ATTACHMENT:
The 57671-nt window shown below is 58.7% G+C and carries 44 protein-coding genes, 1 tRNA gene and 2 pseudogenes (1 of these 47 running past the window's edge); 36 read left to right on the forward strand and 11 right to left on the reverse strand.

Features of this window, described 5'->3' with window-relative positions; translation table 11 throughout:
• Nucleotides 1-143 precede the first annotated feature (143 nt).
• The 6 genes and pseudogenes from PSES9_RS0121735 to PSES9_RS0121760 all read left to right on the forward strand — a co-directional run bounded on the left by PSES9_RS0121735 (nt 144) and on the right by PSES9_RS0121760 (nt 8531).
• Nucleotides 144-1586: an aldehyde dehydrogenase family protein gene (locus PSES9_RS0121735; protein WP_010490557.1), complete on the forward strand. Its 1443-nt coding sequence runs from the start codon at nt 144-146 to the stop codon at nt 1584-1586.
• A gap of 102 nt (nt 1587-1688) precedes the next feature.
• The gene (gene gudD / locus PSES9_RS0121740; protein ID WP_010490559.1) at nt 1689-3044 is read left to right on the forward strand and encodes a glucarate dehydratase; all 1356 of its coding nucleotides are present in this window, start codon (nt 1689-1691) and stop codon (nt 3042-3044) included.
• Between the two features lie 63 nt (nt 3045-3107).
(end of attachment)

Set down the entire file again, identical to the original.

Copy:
The 57671-nt window shown below is 58.7% G+C and carries 44 protein-coding genes, 1 tRNA gene and 2 pseudogenes (1 of these 47 running past the window's edge); 36 read left to right on the forward strand and 11 right to left on the reverse strand.

Features of this window, described 5'->3' with window-relative positions; translation table 11 throughout:
• Nucleotides 1-143 precede the first annotated feature (143 nt).
• The 6 genes and pseudogenes from PSES9_RS0121735 to PSES9_RS0121760 all read left to right on the forward strand — a co-directional run bounded on the left by PSES9_RS0121735 (nt 144) and on the right by PSES9_RS0121760 (nt 8531).
• Nucleotides 144-1586: an aldehyde dehydrogenase family protein gene (locus PSES9_RS0121735; protein WP_010490557.1), complete on the forward strand. Its 1443-nt coding sequence runs from the start codon at nt 144-146 to the stop codon at nt 1584-1586.
• A gap of 102 nt (nt 1587-1688) precedes the next feature.
• The gene (gene gudD / locus PSES9_RS0121740; protein ID WP_010490559.1) at nt 1689-3044 is read left to right on the forward strand and encodes a glucarate dehydratase; all 1356 of its coding nucleotides are present in this window, start codon (nt 1689-1691) and stop codon (nt 3042-3044) included.
• Between the two features lie 63 nt (nt 3045-3107).